Monday, September 15, 2014


Yesterday, my son and I decided it was time to escape from the city. I raised my kids to appreciate nature and to hang out with it as much as possible. They spent part of their childhood years around the lakes and woods of northern Michigan.

Lost Lake near Hood River, Oregon was our destination, about two hours northeast of Portland, Oregon. A fantastically beautiful place where we used a canoe to paddle around its perimeter. My arms are sore today from three and a half hours of paddling. We did make a few stops along the shore to sit and observe nature. Above is what the shore lines were like -- stony and full of bleached tree roots as well as gigantic trees with water so clear you could see the bottom. I only fell in once while trying to exit the canoe to the shoreline. Oh well, it was a warm day and my clothes and tennis shoes dried quickly.

As we rounded one of the many curves -- we got a wonderful surprise. A great close-up look of Mount Hood. 

Few folks were out on the lake and at one section, as the above photo shows, there were no folks at all. So quiet, with soft fragrant breezes blowing from the many fir trees. Lots of dragonflies along with butterflies checked us out at shore stops. It was a fine day to enjoy nature.

Saturday, September 6, 2014

Wednesday, September 3, 2014


Two ferocious guard lions, traditional figures to China, were given to the city of Portland, Oregon by a businessman in Taiwan  (officially the Republic of China) in 1986. Decked out in bronze they stand guard along with an ornate high rising Chinese arch that symbolizes ones entrance into Chinatown. 

But now that the Portland Asian population has mostly moved out of Chinatown -- do these Chinese guard lions protect its new residents -- the homeless?

Everywhere I looked as I passed under the Chinese arch I saw homeless people

Very emotional for me to take a photo of these homeless men

The morning after the night before in Chinatown. 

A homeless activist told me that there are 4000 
 homeless in Portland. 
This includes families with children.

For information on homelessness click here.

For information on the International Network of
 Drug Consumption click here

Monday, August 25, 2014


I came across this Australian Cattledog and his owner while they were eating their lunch outside at a bagel place (dog having fun eating ice cubes). Of course, I always like to say hello to a dog where upon a conversation ensued. I found out this little dog was only fourteen months old and is known as an Australian Cattledog. He will grow to considerable heft as he ages. He sure had a great personality! His owner picked him up and asked for a kiss -- the dog responded like he understood English, and I believe took the owner by surprise as the dog smacked a kiss on him. I was taking photos of the two and caught this on camera and thought I would share it with you all.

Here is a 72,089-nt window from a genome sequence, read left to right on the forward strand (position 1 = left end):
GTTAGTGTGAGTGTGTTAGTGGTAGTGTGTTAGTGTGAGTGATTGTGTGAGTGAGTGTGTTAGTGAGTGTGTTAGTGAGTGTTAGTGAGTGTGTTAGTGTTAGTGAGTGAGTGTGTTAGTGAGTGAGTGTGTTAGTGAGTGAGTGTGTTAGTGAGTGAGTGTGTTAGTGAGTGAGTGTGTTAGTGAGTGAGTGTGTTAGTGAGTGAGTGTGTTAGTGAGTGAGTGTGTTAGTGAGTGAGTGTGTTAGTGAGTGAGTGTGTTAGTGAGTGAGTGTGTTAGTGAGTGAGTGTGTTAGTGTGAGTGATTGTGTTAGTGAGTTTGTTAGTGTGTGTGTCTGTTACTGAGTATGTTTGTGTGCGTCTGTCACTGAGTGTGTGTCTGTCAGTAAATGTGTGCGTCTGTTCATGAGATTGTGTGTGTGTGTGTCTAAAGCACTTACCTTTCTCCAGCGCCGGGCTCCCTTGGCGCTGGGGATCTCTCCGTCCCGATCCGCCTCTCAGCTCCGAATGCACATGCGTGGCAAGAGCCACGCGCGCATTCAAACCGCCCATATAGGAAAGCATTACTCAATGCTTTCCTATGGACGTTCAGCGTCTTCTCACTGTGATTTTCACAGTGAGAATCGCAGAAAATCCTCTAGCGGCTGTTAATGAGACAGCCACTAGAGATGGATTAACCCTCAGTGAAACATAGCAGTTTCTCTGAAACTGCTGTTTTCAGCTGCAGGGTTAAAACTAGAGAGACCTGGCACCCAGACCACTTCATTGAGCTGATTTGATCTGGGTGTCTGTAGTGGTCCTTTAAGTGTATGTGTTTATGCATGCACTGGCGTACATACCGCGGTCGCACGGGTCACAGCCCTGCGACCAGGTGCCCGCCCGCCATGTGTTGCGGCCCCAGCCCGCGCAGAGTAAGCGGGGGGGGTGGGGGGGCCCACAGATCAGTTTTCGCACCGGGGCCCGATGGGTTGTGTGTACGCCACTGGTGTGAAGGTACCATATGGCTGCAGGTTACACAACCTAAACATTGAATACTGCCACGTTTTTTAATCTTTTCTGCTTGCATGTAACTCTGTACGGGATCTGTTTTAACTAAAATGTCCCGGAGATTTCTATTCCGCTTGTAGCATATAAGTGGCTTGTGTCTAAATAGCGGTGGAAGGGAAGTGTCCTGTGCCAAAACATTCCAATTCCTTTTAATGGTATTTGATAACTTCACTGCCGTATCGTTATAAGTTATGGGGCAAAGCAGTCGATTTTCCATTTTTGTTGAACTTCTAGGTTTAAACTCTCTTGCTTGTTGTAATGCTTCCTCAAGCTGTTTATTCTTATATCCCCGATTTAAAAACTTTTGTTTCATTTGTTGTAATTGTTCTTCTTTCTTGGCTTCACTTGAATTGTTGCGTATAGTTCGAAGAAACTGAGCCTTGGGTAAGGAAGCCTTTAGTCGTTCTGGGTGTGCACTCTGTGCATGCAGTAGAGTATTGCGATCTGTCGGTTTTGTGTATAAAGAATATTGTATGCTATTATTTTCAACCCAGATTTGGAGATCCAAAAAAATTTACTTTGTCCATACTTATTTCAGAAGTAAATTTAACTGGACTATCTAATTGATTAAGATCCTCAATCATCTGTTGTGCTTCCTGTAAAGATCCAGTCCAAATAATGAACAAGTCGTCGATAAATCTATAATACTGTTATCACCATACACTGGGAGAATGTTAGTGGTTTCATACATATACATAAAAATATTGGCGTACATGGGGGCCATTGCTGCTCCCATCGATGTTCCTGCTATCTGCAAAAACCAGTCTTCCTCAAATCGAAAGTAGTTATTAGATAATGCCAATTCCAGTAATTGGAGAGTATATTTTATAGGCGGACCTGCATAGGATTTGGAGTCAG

Owner, "how about a kiss." 

Dog: "you got it."

Owner: "hey this dog is smart, he understands English."

Looks like love to me.

Monday, August 18, 2014


Large Piece of Turf 
1503 watercolor painting by Albrecht Durer

Since I was young I have always been fascinated by weeds. Their shapes, colors, textures, blooms, seeds, and habits were part of my interest in these warriors, survivors, and necessary purveyors of providing life for life.  

Born at the end of WWII, I was thrust into the newly emerging chemical war upon weeds. With the chemical tools of fighting one war, WWII, corporate America rolled over those chemical tools to fight a new war -- a war against weeds (and other wild life). Profits were its motive. 

These chemicals not only killed weeds, good and bad ones in one fell swoop, but also song birds, aquatic life, sickened humans, and fouled our water. 

We were sold a bill of goods about the chemicals.

Richard Mabey, a nature writer, a few years back wrote a book titled,  weeds -- in defense of nature's most unloved plants. He points out that weeds are essential to life and in our world's future might be all we have left in a much diminished natural planet. If you would like to visit his home page on Amazon click here 

Thursday, August 14, 2014


Vendor with his old Studebaker truck parked beside his canopy.

Corvallis, Oregon has a farmer's market that has grown from a few vendors when it began years ago to probably fifty plus vendors today. Now it is a thriving community of vendors, families, street musicians and more. It still remains true to its initial intent of offering fresh garden produce and quality crafts.  Located along the Willamette River,  it provides a natural scenic avenue filled with trees and other plants plus benches and picnic tables placed along the market way.  

I took some photos that illustrate the energy that one would would run into as they walked along the market-way  -- see below. 

Bikes parked along a railing at the edge of the Farmers Market

Families enjoy the passing crowd while enjoying 
some farm fresh food. 

A Corvallis mother and two sons delighted me with
 some smiles and some nice conversation.

Dogs were everywhere  at the market -- with their owners -- strutting their stuff and being friendly with anyone who gave them an occasional  pat on the head. 

Friday, August 8, 2014

Wednesday, August 6, 2014


On a hot, sun blazing Saturday afternoon I spotted this old skating rink from my car as I drove away from Corvallis, Oregon after I just learned that I had to dish out some money to get some expensive repairs done to my Toyota truck. But that is neither here nor there.